Stephen R. Hayes, “Stephen R.” to his local friends, was known for his encyclopedic knowledge of theater and his relentless passion that spurred others to take the stage.
Longtime friend Barbara Cochrane said his mark on the local performing arts scene is visible today.
“A lot of people directly related to Stephen R. have gone on to act and direct in other shows and companies," she said. "He taught many people what theater was about.”
Hayes died June 16 of complications from Marfan syndrome at his home in Maryland. The longtime illness, which led to his retirement in 2010 when he left the Fredericksburg area, affects the body’s connective tissue and led to multiple heart surgeries.
A celebration of his life is being held Saturday at 11 a.m. at the John E. Ravekes Theatre in the College Community Center on the Dundalk Community College Campus in Maryland.
His 40-year career was spent predominately at the Riverside Center Dinner Theater, now the Riverside Center for the Performing Arts. Patrick A’Hearn, producing artistic director there, said Hayes worked hard to fill many roles. Along with directing productions, he acted, hosted the dinner theater, worked as house manager and waited tables when called upon.
Friends and coworkers estimate he directed more than 40 productions at Riverside. Robert Nelson, who helped found the center, said Hayes first came on board to direct their first musical “Oklahoma!” in 1998, then the second “1776,” and kept going.
Nelson said he had a large following among audiences who remember him for his humor and friendly attitude. A'Hearn said people still ask about Hayes, who was "a likable, funny, witty constant for patrons."
He also directed children's productions at Riverside, and taught youth theater classes and workshops.
Cooper Shaw, who is studying musical theater at James Madison University, first met Hayes when he was 11 and playing John in "Peter Pan." Along with directing the show, Hayes played the role of Captain Hook.
Shaw called Hayes, "caring and fun to work with.”
Though Shaw's interest in musical theater began earlier, around age 7, he said his time at Riverside in children’s shows and on the main stage made him more serious about a career in the field.
Jim Lawson, an actor and longtime friend of Hayes, said his own daughter recently graduated with a degree in musical theater and Hayes played a big role in "planting that seed."
Hayes himself caught the acting bug early on, which Lawson said is typical of lifelong performers.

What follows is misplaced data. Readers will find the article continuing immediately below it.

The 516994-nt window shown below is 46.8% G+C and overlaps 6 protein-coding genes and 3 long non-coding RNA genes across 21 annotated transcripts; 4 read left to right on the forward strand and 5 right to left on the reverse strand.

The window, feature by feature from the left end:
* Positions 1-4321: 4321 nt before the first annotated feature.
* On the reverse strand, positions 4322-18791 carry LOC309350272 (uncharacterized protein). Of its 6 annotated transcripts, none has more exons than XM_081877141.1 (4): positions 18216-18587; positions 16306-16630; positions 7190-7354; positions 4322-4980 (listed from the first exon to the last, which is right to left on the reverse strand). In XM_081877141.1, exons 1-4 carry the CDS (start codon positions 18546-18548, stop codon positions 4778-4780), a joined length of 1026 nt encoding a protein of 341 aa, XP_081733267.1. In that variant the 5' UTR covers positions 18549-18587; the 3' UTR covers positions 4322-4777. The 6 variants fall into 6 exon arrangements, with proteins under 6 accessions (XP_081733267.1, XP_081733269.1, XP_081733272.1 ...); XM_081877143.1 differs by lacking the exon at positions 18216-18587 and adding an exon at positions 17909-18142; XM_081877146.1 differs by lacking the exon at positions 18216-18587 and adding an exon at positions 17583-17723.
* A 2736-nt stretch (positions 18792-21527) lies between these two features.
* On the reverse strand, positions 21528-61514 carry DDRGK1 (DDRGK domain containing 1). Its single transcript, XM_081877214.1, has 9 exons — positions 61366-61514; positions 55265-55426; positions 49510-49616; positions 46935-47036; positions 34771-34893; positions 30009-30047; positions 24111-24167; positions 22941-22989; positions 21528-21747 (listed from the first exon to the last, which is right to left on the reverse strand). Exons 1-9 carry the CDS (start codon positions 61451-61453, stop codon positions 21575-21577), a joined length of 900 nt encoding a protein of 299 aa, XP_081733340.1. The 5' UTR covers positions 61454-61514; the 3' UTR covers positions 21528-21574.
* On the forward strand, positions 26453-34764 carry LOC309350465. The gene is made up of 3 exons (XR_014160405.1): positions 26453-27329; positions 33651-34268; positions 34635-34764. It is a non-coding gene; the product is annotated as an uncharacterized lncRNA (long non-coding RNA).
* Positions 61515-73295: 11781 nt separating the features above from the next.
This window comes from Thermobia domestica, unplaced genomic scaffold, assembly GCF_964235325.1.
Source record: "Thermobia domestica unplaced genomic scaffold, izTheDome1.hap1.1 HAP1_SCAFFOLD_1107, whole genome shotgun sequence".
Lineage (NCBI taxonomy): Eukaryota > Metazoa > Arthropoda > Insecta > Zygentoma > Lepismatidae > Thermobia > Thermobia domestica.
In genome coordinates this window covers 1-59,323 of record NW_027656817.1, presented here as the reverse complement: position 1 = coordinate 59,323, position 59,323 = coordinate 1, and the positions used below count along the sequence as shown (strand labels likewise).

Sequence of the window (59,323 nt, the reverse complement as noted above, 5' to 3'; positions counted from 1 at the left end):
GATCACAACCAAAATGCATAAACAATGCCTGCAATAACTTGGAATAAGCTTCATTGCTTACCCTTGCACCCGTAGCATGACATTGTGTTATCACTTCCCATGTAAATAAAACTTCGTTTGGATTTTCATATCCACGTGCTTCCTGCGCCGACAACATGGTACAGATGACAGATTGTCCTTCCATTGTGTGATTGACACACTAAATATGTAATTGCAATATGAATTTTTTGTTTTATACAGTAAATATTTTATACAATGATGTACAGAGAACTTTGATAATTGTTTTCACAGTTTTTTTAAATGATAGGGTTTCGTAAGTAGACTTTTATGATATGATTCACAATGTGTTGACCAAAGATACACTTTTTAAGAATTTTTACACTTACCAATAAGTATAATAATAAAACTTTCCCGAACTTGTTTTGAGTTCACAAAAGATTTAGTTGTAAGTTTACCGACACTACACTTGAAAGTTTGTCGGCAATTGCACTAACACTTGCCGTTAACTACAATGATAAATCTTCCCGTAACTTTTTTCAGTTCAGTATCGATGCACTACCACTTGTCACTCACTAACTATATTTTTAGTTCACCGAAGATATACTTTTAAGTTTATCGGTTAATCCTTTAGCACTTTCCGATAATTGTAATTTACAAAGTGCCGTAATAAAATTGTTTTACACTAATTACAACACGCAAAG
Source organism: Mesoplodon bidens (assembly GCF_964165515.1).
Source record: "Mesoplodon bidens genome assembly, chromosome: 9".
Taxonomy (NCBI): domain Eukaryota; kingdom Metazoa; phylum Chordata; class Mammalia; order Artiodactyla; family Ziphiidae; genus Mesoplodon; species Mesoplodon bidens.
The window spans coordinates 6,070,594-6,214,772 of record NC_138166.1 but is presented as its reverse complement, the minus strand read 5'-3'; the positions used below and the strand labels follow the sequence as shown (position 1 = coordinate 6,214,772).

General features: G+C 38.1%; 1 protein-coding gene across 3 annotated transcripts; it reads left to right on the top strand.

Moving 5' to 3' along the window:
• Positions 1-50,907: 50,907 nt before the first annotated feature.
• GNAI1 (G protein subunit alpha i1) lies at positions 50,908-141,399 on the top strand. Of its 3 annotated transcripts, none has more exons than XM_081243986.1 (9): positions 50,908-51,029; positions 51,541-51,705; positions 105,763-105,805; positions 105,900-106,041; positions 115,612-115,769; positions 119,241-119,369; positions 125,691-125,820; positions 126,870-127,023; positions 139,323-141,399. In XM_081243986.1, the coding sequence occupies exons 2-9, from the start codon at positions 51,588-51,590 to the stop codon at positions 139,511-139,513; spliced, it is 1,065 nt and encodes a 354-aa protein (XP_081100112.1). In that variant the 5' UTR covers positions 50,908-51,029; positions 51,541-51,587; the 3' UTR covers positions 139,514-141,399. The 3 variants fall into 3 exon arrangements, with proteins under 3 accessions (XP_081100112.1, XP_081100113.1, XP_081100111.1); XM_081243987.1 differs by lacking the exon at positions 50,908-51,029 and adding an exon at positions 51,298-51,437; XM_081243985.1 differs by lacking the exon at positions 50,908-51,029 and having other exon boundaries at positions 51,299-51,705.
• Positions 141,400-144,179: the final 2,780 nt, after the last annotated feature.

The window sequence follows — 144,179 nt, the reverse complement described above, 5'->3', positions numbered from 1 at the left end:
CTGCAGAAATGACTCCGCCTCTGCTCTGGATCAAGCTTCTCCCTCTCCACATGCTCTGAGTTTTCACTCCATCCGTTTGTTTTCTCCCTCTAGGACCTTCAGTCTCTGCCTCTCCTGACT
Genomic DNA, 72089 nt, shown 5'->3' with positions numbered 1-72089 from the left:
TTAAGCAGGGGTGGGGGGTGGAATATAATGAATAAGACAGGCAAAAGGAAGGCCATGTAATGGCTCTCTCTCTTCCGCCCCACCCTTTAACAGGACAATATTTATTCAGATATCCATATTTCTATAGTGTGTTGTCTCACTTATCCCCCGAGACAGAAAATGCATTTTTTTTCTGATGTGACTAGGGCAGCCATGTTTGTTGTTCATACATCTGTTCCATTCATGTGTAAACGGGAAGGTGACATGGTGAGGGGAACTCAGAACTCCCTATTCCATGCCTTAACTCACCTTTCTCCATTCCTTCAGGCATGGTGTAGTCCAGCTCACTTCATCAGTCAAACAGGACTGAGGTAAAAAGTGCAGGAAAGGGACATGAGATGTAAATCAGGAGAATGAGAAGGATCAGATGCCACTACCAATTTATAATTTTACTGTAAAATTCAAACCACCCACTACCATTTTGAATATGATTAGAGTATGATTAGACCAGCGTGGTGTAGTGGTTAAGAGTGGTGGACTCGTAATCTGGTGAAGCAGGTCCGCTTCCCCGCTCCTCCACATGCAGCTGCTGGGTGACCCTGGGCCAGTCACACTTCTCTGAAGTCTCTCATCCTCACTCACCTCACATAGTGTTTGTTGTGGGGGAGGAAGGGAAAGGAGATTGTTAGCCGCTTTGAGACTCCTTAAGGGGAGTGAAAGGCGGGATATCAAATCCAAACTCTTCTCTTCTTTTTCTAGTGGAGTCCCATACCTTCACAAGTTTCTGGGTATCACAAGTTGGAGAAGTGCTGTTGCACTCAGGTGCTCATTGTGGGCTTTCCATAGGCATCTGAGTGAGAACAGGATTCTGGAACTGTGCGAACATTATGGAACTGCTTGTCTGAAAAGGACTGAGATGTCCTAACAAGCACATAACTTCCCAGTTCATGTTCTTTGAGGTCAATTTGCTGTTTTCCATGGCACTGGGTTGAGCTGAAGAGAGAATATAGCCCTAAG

Hayes was the son of Gerald and Cecelia Hayes, according to a previously published obituary. Born in New Jersey, he moved with his family to Maryland as a child. Early in his life, Hayes was diagnosed with Marfan syndrome.
Lawson said the condition never stopped him. According to his obituary, Hayes graduated from Dulaney High School in 1977 and went on to study English, theater and anthropology at Towson University. From high school on, he was always involved in the theater. He worked as an usher, waiter, actor, choreographer, stage director and even as a singing gorilla delivering telegrams.
He then worked in Washington-area theaters: West End Dinner Theatre, Spotlighters Theatre, Toby’s Dinner Theatre and Kings Dominion. Hayes was also in the national touring company of "Meet Me in St. Louis."
Lawson met him in the 1980s, when they both worked at the Lazy Susan Dinner Theatre in Lorton. That's also where longtime friend and actor Frank Bennett met Hayes.
All three would go on to work on productions at Riverside as directors, production managers, and actors. Bennett said Hayes had an uncanny ability to see talent in people and cast them.
"For local actors, for everyday folks like me, he gave an opportunity to participate in a very special family of theater folks," he said. "We could shine in theater because of Stephen."
Lawson said his influence extended outside of Riverside and the Fredericksburg area.
"If you've seen a production in the last 35 years in this region—Maryland, Washington, D.C., Virginia— Stephen has very likely had some influence on that production," he said.
He described that influence as being like a spiderweb of people he directed, coached, performed with and taught. But, Lawson said, his favorite musical wasn't one of the big ones, though he directed wonderful versions of hits like "Fiddler on the Roof," "My Fair Lady" and "Annie."
His favorite was “King of Hearts,” the 1978 musical that only ran for 48 performances on Broadway.
Lawson echoed what Cochrane, A'Hearn, Bennett and Nelson all said: His encyclopedic knowledge of theater was incredible.
"Who knew that there was a show called 'King of Hearts' that ran for a few weeks in the 70s? Stephen knew," Lawson said.
They put it on, and Lawson said that while he was worried a small-name play wouldn't bring in a big crowd, Hayes was enamored with the beauty of the writing. The play is about a soldier near the end of World War I who is sent to a small town nearly deserted except for the patients of the local insane asylum.
"These patients don't live in the same violent reality, and have assumed different identities," Lawson said. "But the main character loved them for who they thought they were."
He said he could see why Hayes would be drawn to such a play, with his love of performing and his great capacity to care for other people.
"That's theater," Lawson said. "I'm Jim Lawson, but onstage I'm Tevya. I'm all of the characters in all of those plays. Reality aside, when Stephen took on a character, that's who he was."
Captain Hook, Mr. MacAfee, Professor Henry Higgins, Uncle Max, Fagin, Lumiere—Hayes was all of those characters and more to his adoring audience in Fredericksburg.